By Andrew Bushe
DUBLIN — As the countdown to the election entered its final stage the opinion polls are showing Bertie Ahern and Fianna Fail are an unstoppable steamroller and all that is at issue is whether they are set for a landslide or will have to negotiate a coalition deal after Friday’s ballot.
The numbers that might give the opposition any hope of an alternative rainbow alliance are melting away.
As the momentum of a FF juggernaut has emerged in the polls, the opposition vote appears to have splintered and smaller parties and independents were gaining.
While the polls are giving conflicting messages about the size of the FF surge, what started as a Bertie bounce as a result of his huge popularity now appears to be developing the impetus of a Bertie bandwagon as he continues to power walk on a storming tour of constituencies.
Concerned about supporter complacency and a possible backlash, FF maintains it is struggling and won’t reach the crucial 84 seats.
Never miss an issue of The Irish Echo
Subscribe to one of our great value packages.
However, Tanaiste Mary Harney warned the polls indicated a possible 90 FF seats in the 166 seat Dail — and that was before the latest surge to 51 percent.
Former Taoiseach John Bruton intervened in the campaign to say the country is “sleepwalking” into a “disastrous” repeat of the 1977 landslide majority of Jack Lynch that led to the “economic blight” of the 1980s, with high unemployment and emigration.
The warnings about a possible return to single-party government have so far fallen on deaf ears despite the polls showing just one in four favor an overall FF majority.
Three IMS polls in Independent group newspapers, using more than 1,100 face-to-face interviews with simulated ballot papers, have seen the FF first-preference vote jump from 47 to 51 percent. Usually in a campaign FF sees its vote ebb away as polling date approaches.
However, an Ireland on Sunday/ICM telephone poll of 1,500 people gave a conflicting message and suggested FF support could be as low as 43 percent — a result that would mean another coalition.
All the pundits are agreed that Ahern is a shoo-in as taoiseach in whatever administration emerges when the Dail reconvenes on June 6. The bookies have driven the odds on him to a dead-cert prediction of 50 to 1 on.
So far only “semi-detached” election pacts have emerged. Ahern pledged FF preferences to the PDs, but Harney hasn’t reciprocated. Similarly, Fine Gael leader Michael Noonan has called for his supporters to go down the ticket to Labor and the Greens, but Labor’s Ruairi Quinn is standing aloof and going it alone.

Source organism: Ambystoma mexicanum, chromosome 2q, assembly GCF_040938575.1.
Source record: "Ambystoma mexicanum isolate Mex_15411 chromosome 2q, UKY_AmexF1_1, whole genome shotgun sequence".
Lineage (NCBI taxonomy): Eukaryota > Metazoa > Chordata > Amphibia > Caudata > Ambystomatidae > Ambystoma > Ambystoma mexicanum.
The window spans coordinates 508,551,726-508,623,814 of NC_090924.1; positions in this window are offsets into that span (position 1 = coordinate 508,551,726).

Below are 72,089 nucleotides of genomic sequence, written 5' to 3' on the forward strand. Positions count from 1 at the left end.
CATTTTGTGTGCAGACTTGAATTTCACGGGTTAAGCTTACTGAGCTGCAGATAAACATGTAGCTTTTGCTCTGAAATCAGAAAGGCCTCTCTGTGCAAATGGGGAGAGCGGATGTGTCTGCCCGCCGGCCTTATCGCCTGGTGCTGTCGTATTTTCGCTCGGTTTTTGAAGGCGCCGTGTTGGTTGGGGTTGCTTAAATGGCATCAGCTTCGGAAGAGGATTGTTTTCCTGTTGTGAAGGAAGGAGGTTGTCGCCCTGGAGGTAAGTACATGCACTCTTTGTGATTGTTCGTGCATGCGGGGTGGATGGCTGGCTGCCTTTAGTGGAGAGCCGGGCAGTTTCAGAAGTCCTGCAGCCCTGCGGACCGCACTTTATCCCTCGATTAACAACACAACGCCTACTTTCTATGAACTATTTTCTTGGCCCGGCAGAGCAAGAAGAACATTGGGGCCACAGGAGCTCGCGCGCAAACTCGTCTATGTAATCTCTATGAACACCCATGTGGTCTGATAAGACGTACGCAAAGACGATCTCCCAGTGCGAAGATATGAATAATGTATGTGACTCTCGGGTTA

For Fine Gael, which got almost 28 percent in 1997, the polls are indicating a looming disaster. The party is down to 18 percent (IMS) or 22 percent (ICM).
Noonan is trailing at 30 percent to Ahern’s 68 percent in the leadership popularity league. If the polls are accurate, he is likely to be toppled after the election and the party’s representation plunges from its current 54 TDs.
Both polls give the Labur Party 10 percent, similar to its 1997 result. There is no sign of a return to the high Dick Spring tide of 1992, when it got nearly 20 percent first preferences.
Many had predicted that Sinn Fein had peaked early and would suffer from the fallout from the Colombia Three controversy and perceptions of involvement in vigilantism. But the latest IMS poll shows them boosted by three points to 7 percent. This could give the party more than the three seats they have predicted. If Martin Ferris succeeds in North Kerry, it could end up the only one of the 42 constituencies where FF will have no TD.
The vagaries of transfers, a stayaway vote of up to 35 percent in an electorate with an increasing record of apathy and the influences of personalities and local issues will ensure the polls and predictions will be wide of the mark in many constituencies.
The Green’s are hoping to at least double their two seats and a number of new independents are strongly tipped.
Those go-it-alone candidates who could make their mark in 29th Dail are in Galway West (Dana Rosemary Scallon), Mayo (Dr. Jerry Crowley on a medical services’ ticket), Meath (former Labor TD Brian Fitzgerald) and Sligo-Leitrim (Marian Harkin on a regional development ticket).